Politics, at Least Term Paper

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[. . .] (49-51) Class and gender, Scott suggests, are intertwined, and one, specific historical conception of class impacts similar historically specific conceptions of gender.

Much of Scott's focus is on 19th century and early 20th century history, with a strong emphasis on European, specifically French history, however. French women played a far more critical role both in the revolution, the political developments of the mid-19th century period of that country, and the way that the industrial revolution did and did not impact the history of France. (101-102; 208-209) However, by drawing so much of her data and her own historiography from a very particular place in history and time, Scott raises questions about her own analysis that are only touched upon, or go unanswered altogether.

Is the sweeping analysis she brings about the futile nature of finding a feminist historiography itself rooted in the particularity of her own academic spheres of interest and study? Would a historian with a similar project, of creating a more coherent sense of feminist historiography, reach similar conclusions, if that historian focused on, perhaps, women in 19th century China or African-American slaves of the antebellum period in the American South?

Scott would respond that her point is that historiography is by its very nature a discipline of particularity. Every field of specialization pertaining to a particular country and to a particular era of history has its own particular lens and scope of bias, its own set of 'tools' that are often not used outside of that discipline. Although she does not accept their work and words uncritically, Scott is clearly very influenced by the deconstructionist school of history, the psychoanalytic views of Sigmund Freud, and the writings of Michel Foucalt. Even as she writes against such authors and attempts to inject a more gender-conscious approach to their works, she shows how their influence has permeated the particular historical school of academia she is located in. (38-39; 85-86)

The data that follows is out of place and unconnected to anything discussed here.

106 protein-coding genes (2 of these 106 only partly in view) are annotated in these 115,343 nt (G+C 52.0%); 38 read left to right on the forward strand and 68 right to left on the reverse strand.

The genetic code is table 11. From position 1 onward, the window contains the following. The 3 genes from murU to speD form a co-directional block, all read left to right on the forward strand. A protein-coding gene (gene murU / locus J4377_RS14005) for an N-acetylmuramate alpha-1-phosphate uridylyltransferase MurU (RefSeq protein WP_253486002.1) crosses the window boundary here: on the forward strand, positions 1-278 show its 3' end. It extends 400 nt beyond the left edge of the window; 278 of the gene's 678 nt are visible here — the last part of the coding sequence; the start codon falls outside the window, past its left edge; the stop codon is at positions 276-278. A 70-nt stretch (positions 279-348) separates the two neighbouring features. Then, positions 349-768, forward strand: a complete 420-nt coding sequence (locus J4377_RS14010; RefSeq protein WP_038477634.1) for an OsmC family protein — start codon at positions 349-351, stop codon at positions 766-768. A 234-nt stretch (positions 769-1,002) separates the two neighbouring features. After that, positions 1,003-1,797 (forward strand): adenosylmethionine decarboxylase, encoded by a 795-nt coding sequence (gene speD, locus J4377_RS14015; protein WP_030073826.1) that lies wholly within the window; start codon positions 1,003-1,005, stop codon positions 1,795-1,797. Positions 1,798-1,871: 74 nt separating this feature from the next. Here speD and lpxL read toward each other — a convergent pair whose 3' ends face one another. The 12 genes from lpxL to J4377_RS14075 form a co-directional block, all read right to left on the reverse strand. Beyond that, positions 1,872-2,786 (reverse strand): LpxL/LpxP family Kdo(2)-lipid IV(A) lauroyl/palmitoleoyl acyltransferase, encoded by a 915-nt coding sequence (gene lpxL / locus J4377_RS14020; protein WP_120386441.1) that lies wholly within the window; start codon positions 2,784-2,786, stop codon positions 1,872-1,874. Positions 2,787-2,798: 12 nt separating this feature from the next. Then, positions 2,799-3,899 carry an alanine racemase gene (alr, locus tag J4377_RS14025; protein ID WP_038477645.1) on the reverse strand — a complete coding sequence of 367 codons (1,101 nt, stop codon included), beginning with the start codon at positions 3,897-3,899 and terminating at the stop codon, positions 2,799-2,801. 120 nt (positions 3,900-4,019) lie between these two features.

How can the discipline of history, so particular in its nature, form a specific historically analytic method that encompasses women's histories from various languages, eras, races, geographies, and classes? Scott shows that one cannot write women as a category existing outside of these boundaries. For a historian to trace a linear narrative between women of different backgrounds from place to place is to deny the uniqueness of these various women's narratives. Scott suggests that the nature of history is to understand the specificity of every construction of women from era to era, for instance. By showing the ways these constructions differ, a historian may gain a sense of how the history of women has impacted the history of the world, and also of how women have not been included within all of the gains experienced by a relatively small proportion of the population, a population that is often of a specific race, class, and gender. But 'women' as a construct is not a preexisting category, but because it has been treated as such in so many ways, it forms a valid tool for historiography.

Scott's insistence upon a valid historiography places her analysis squarely within the historical discipline of study yet also within literary and academic psychoanalytic theory popular within France. She wishes to have a political impact with her work as well as an academic influence. But she wishes her work, above all, to have a sense of academic rigor that a popular author, with an eye on the often polarizing (and often more simplistic) discourse of the purely political might not. Because she writes within academia, and a very particular form of academic at that, still the question remains -- can drawing such broad connections be useful in the current political landscape we live in, when attempting to make a point to serve feminist political goals? How can the impact of race and national origin, so important in the United States today, for instance, in analyzing gender both politically and academically, be understood intelligently and yet serve feminist political ends? Scott's focus gives scant treatment to this subject; it is not part of her book's project. Yet her book is thought-provoking and wide enough in its scope as it is, not providing answers about how to construct a valid form of far-reaching feminist historiography but still an important feminist document.

Works Cited

Scott, Joan Wallach. Gender and the Politics… [END OF PREVIEW]

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